The Association Between Food Addiction and Weight Status in School-Age Children and Adolescents.
|dc.description.abstract||Background: The association between food addiction (FA) and weight status in children and adolescents remains poorly understood. This study aimed to elucidate the association between FA and weight status using the validated Chinese version of the dimensional Yale Food Addiction Scale for Children 2.0 (dYFAS-C 2.0). Methods: Participants were enrolled from clinic visitors for regular physical check in a children's hospital. The dYFAS-C 2.0 was translated into Chinese and validated using reliability and validity tests. The participants' body mass index Z score (BMIZ) and waist-to-height ratio (WHtR) were used to characterize weight status. The FA severity was assessed using the translated dYFAS-C 2.0. Results: Among the 903 children and adolescents enrolled, 426 (47.2%) completed the survey [277 (65%) females and 149 (35%) males]. The Cronbach α of translated dYFAS-C 2.0 was 0.934, and confirmatory factor analysis indicated an acceptable model fit. FA correlated positively with BMIZ and WHtR in the whole sample after adjusting for the effect of gender (p < 0.001). Further analyses showed that the correlation remained significant in participants with BMIZ > 1 (p = 0.006) but not in those with BMIZ ≤ 1 (p = 0.220). However, the correlations between FA and WHtR were statistically significant in both participants with or without abdominal obesity (p < 0.05). The FA could explain 12.1 and 15.8% of variance in BMIZ and WHtR, respectively. The corresponding cutoff points of FA for excessive weight risk were 0.7 (BMIZ) and 0.4 (WHtR). Conclusion: The dYFAS-C 2.0 has good reliability and validity in the Chinese population. FA is associated with weight status characterized by BMIZ and WHtR, especially in participants with BMIZ > 1 and in those with abdominal obesity. Clinical Trial Registration: [www.chictr.org.cn], identifier [ChiCTR2100052239].|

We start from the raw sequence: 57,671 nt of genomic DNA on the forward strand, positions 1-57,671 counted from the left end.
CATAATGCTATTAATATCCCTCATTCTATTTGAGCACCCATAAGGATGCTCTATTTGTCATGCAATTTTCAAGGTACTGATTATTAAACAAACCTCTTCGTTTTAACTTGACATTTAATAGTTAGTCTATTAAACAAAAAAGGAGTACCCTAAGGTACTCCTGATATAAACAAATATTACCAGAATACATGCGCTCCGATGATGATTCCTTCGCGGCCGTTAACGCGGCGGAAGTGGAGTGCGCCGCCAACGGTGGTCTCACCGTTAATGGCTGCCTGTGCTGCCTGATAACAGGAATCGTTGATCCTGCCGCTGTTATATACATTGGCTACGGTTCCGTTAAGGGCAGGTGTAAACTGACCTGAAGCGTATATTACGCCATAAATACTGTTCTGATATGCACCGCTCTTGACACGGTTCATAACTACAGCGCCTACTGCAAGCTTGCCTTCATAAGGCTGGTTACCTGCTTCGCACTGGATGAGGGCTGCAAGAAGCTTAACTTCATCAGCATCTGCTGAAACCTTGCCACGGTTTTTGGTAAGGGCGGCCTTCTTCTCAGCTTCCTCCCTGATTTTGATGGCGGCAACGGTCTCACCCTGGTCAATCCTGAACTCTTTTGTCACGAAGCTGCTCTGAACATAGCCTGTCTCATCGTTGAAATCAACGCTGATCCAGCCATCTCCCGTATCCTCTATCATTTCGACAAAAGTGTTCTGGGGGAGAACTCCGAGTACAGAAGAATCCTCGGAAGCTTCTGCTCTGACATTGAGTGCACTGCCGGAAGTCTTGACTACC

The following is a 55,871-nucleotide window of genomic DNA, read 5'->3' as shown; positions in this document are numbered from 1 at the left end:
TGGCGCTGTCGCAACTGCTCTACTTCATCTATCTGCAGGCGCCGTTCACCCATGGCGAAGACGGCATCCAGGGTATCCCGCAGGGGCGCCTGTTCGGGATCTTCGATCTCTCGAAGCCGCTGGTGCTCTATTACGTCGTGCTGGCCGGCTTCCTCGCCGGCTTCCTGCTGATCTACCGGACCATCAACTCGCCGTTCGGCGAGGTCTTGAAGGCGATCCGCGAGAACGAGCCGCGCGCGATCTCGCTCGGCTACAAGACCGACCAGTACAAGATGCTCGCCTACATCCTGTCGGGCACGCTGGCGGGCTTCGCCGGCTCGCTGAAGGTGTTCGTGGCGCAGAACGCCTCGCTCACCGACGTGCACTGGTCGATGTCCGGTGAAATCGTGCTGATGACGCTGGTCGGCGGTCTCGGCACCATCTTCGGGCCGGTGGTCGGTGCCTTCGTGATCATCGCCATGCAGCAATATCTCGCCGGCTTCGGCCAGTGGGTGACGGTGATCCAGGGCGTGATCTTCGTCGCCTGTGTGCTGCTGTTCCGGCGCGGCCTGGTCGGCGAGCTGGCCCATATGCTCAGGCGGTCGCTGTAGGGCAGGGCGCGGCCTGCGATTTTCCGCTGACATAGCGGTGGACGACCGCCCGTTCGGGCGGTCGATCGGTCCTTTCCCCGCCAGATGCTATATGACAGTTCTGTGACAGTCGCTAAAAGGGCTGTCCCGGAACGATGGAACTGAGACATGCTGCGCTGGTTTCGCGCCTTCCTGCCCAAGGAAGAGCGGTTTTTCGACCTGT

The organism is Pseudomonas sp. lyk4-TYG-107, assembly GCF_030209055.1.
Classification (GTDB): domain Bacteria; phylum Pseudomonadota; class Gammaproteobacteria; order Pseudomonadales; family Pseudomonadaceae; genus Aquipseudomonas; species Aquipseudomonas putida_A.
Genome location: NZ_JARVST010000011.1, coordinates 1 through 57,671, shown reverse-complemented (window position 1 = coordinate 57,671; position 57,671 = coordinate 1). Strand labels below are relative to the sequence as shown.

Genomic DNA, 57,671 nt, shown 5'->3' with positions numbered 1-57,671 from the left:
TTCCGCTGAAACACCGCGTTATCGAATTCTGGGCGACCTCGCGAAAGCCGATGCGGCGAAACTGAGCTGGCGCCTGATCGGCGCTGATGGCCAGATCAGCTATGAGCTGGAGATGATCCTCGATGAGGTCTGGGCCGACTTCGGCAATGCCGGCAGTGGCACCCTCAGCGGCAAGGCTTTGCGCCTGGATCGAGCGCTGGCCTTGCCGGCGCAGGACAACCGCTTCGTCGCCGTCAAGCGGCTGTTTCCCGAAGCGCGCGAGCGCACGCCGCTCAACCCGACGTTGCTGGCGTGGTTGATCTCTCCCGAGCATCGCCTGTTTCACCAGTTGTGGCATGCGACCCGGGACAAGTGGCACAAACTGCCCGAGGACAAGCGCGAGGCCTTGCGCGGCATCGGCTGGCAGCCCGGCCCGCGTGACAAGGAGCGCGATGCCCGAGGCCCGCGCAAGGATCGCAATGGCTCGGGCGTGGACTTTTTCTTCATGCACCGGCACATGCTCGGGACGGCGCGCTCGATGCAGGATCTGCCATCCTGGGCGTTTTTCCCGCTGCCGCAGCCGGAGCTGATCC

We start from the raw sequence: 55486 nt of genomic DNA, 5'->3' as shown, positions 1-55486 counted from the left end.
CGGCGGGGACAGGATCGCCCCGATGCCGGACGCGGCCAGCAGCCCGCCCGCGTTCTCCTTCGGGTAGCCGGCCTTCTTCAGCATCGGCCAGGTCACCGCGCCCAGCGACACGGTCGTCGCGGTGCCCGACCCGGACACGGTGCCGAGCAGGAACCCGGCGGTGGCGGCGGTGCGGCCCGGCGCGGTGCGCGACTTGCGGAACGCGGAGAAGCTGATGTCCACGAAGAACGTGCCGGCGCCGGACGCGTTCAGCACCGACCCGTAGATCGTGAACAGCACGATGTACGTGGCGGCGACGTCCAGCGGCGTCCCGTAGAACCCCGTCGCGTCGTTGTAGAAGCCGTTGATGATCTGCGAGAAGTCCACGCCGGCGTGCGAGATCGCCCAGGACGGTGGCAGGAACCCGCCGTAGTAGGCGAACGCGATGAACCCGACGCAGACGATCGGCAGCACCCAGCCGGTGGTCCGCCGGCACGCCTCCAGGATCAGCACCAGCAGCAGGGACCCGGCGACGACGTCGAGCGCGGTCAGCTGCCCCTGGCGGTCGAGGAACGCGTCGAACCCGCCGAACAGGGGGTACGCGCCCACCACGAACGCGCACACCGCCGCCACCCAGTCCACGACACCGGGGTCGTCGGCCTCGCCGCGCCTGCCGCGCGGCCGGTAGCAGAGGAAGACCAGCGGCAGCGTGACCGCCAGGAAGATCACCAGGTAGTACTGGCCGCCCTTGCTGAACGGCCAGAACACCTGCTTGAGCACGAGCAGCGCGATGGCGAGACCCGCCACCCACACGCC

|dc.publisher||Frontiers Media SA|
|dc.title||The Association Between Food Addiction and Weight Status in School-Age Children and Adolescents.|
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